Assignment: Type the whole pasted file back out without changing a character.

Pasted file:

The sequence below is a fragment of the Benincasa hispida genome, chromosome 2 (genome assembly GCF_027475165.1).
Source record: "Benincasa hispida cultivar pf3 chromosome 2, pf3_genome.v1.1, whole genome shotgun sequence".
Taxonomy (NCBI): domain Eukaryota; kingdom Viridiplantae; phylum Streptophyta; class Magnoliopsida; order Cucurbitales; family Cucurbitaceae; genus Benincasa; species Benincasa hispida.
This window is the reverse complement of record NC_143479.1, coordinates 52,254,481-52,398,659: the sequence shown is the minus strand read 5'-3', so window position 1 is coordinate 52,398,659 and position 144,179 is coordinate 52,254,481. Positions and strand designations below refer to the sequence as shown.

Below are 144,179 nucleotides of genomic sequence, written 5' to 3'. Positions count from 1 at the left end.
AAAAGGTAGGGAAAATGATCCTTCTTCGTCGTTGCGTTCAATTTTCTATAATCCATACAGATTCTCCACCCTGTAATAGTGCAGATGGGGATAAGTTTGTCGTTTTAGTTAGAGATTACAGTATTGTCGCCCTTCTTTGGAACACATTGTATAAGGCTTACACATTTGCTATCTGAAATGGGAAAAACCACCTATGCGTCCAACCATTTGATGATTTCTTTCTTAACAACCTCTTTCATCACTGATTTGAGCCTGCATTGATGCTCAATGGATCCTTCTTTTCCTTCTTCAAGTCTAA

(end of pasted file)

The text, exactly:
The sequence below is a fragment of the Benincasa hispida genome, chromosome 2 (genome assembly GCF_027475165.1).
Source record: "Benincasa hispida cultivar pf3 chromosome 2, pf3_genome.v1.1, whole genome shotgun sequence".
Taxonomy (NCBI): domain Eukaryota; kingdom Viridiplantae; phylum Streptophyta; class Magnoliopsida; order Cucurbitales; family Cucurbitaceae; genus Benincasa; species Benincasa hispida.
This window is the reverse complement of record NC_143479.1, coordinates 52,254,481-52,398,659: the sequence shown is the minus strand read 5'-3', so window position 1 is coordinate 52,398,659 and position 144,179 is coordinate 52,254,481. Positions and strand designations below refer to the sequence as shown.

Below are 144,179 nucleotides of genomic sequence, written 5' to 3'. Positions count from 1 at the left end.
AAAAGGTAGGGAAAATGATCCTTCTTCGTCGTTGCGTTCAATTTTCTATAATCCATACAGATTCTCCACCCTGTAATAGTGCAGATGGGGATAAGTTTGTCGTTTTAGTTAGAGATTACAGTATTGTCGCCCTTCTTTGGAACACATTGTATAAGGCTTACACATTTGCTATCTGAAATGGGAAAAACCACCTATGCGTCCAACCATTTGATGATTTCTTTCTTAACAACCTCTTTCATCACTGATTTGAGCCTGCATTGATGCTCAATGGATCCTTCTTTTCCTTCTTCAAGTCTAA